Sanders has always had high ‘likability’ ratings because he seems to be a man of firm principles, even if those principles are too left-wing for many Americans. In a recently leaked tape of Trump in conversation with donors at a private dinner, the President conceded that, in 2016, he worried Hillary Clinton was going to pick Sanders as her running mate. Trump understands that Bernie is ‘a big trade guy’. He appreciates that the key to his electoral success has been his appeal to workers who are angry about globalisation.
Trump would surely rather face married gay man Buttigieg, or ‘Wall Street Pete’ as Bernie fans call him. Buttigieg is a bit like Emmanuel Macron. His technocratic centrism somehow wins votes, but it jars with the times. Worse, his vocabulary seems to have been generated by some marketing jargon algorithm. Trump could have a lot of fun at his expense, without resorting to naked homophobia.
Klobuchar, who likes swearing and talking about her father’s alcoholism, is now emerging as the elite’s alternative. But her success feels freakish, since she has benefited not just from random votes but from the spectacular implosion of Biden.
For a long time, pollsters have said that Biden could beat Sanders and then Trump because, despite his long career in Washington, he connects with blue-collar voters. That now seems fantasy. In fact, in three presidential runs, spanning 32 years, Biden has never finished above fourth in any caucus or primary. He’s still supposed to do well in South Carolina on 29 February because of his much-touted appeal among black voters, but that might also be somewhat mythical — an advantage that evaporates as the vote approaches. It was sad to see Biden pretending to engage with people at his event in the gym of a Greek Orthodox Cathedral on Monday night. After he spoke, his volunteers turned up very loud music while he glad-handed his way through the small crowd. Perhaps it was a trick to make sure nobody could record Biden saying something inappropriate, as is his wont.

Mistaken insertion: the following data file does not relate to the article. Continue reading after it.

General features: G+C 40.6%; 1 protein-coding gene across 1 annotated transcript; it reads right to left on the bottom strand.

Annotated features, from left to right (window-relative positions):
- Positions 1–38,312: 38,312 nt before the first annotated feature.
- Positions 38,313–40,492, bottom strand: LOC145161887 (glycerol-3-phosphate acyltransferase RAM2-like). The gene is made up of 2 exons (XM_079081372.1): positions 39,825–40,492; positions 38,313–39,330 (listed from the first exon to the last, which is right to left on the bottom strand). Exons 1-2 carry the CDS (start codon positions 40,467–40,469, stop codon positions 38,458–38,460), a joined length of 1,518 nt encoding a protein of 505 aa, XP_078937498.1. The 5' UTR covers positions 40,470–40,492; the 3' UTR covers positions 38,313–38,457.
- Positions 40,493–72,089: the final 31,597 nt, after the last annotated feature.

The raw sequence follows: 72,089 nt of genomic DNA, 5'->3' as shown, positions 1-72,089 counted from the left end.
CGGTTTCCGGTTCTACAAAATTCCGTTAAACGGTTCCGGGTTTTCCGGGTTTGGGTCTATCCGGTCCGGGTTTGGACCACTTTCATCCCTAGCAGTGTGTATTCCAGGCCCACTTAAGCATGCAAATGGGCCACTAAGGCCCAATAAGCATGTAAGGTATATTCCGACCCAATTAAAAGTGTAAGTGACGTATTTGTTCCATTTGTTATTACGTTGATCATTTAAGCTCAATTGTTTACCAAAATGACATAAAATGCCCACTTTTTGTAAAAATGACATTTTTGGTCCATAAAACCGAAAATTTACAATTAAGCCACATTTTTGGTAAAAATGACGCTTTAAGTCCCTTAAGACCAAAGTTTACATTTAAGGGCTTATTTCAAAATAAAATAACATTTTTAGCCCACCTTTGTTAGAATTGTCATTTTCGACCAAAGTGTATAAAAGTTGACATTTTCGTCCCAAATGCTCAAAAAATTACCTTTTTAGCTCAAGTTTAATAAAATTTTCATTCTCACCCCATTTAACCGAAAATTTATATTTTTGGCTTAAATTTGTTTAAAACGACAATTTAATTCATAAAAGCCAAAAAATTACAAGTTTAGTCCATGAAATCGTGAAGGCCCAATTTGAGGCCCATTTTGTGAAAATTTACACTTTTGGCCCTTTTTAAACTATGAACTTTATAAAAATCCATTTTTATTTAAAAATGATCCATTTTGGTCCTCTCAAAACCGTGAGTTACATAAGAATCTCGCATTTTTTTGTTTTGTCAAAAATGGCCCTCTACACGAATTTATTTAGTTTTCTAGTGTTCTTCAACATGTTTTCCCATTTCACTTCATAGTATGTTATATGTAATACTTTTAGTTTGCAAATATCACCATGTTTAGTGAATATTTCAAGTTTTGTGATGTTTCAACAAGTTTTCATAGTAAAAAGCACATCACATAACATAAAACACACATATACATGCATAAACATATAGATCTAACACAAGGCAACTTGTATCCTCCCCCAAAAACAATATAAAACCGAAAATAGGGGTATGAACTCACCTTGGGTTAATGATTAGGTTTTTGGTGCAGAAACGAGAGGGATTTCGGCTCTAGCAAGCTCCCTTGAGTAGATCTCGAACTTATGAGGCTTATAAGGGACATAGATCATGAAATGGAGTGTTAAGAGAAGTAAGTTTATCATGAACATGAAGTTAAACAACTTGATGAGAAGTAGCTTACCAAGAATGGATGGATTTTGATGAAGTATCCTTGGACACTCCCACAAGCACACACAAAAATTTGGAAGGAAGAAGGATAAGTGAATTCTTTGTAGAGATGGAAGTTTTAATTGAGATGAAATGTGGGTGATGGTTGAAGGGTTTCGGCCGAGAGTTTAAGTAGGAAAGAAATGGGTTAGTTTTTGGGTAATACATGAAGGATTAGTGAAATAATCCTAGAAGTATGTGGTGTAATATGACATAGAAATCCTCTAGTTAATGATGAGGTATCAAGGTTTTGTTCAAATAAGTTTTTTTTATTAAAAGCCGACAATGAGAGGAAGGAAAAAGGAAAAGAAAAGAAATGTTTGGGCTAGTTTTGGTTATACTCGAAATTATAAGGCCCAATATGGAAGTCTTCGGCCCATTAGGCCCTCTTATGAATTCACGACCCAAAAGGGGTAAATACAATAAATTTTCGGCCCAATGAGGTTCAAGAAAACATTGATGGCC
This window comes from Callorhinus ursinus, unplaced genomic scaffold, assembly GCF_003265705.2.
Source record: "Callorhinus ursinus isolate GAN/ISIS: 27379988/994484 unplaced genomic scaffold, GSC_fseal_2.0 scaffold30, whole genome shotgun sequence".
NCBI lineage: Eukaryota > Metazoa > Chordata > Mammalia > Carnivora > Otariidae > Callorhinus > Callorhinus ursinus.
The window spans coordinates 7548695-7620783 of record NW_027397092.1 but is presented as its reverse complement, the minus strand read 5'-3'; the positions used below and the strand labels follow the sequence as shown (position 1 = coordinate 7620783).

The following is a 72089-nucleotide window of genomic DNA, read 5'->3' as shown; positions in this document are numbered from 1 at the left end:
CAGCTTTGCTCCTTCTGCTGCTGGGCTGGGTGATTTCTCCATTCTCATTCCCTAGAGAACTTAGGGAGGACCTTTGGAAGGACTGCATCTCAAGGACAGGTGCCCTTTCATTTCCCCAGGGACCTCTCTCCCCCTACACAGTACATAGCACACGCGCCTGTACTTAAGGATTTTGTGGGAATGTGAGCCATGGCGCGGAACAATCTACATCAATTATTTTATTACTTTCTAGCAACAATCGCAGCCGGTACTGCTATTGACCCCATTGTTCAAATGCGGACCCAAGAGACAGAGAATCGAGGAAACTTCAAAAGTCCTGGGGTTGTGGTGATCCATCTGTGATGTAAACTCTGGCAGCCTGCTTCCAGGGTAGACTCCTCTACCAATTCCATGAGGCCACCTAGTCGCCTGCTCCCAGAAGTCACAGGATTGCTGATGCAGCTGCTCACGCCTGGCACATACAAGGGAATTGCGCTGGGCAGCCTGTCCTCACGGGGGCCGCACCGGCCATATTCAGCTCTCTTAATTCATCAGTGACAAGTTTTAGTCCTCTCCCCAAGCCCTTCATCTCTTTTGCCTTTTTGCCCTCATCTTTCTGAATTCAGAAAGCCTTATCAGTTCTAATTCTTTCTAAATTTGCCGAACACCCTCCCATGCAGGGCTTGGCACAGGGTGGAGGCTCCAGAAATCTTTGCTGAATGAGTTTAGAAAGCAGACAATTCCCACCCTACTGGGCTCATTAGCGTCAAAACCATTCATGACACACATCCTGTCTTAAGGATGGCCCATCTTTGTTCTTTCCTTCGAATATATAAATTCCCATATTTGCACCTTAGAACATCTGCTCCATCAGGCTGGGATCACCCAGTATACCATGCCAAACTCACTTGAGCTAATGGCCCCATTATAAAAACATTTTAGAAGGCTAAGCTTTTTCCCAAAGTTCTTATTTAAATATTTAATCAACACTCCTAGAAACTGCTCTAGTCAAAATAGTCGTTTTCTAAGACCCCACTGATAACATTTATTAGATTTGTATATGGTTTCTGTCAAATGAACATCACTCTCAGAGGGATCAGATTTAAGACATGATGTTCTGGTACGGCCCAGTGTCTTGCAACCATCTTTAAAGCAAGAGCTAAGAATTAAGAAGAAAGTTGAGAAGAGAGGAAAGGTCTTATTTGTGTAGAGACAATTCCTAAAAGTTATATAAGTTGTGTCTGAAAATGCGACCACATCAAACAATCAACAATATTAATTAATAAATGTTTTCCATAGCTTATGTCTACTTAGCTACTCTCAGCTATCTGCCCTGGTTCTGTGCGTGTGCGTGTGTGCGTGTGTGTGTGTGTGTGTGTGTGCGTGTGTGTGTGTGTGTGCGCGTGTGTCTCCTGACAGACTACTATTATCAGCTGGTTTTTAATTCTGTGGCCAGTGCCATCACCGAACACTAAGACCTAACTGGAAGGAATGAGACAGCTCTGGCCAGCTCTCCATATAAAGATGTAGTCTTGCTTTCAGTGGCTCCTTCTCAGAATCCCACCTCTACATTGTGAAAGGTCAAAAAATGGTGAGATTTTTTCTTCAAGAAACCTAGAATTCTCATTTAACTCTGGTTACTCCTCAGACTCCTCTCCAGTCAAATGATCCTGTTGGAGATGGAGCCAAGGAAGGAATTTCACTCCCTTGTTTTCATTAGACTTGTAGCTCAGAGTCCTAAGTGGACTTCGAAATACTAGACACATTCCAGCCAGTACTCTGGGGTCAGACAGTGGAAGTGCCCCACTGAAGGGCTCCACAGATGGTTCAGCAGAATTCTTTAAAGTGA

Even Sanders’s campaign, while undoubtedly powerful, lacks its old vim. He has masses of volunteers, young people still love him, and cool rock stars play at his rallies. But the Bernie of 2020 has lost some of the populist edge he had four years ago. He also looks tired: watching him speak to volunteers behind a supermarket in Hudson, rural New Hampshire, I thought he might pass out. Bernie, 78, has only recently recovered from a heart attack, and running for President of the United States is about the most exhausting task any human being can undertake. Can he really last?
His politics still has a retro appeal, and his campaign is having some success in targeting black voters and Hispanics. But Sanders may find that the lower-middle-class voters he attracted last time have now gravitated towards the man in the White House. On Tuesday night, the Sanders fans sang: ‘We are unstoppable!’
But Trump supporters feel the same way. The night before, Trump packed out the SNHU arena in Manchester with a crowd of 17,000 — a conspicuous display of support intended to alarm the Democrats. As they left the event, his fans all hailed their hero. ‘It was wonderful. He always is,’ said one attendee. ‘Four more years!’ Unlike Democratic voters, these people know what they want.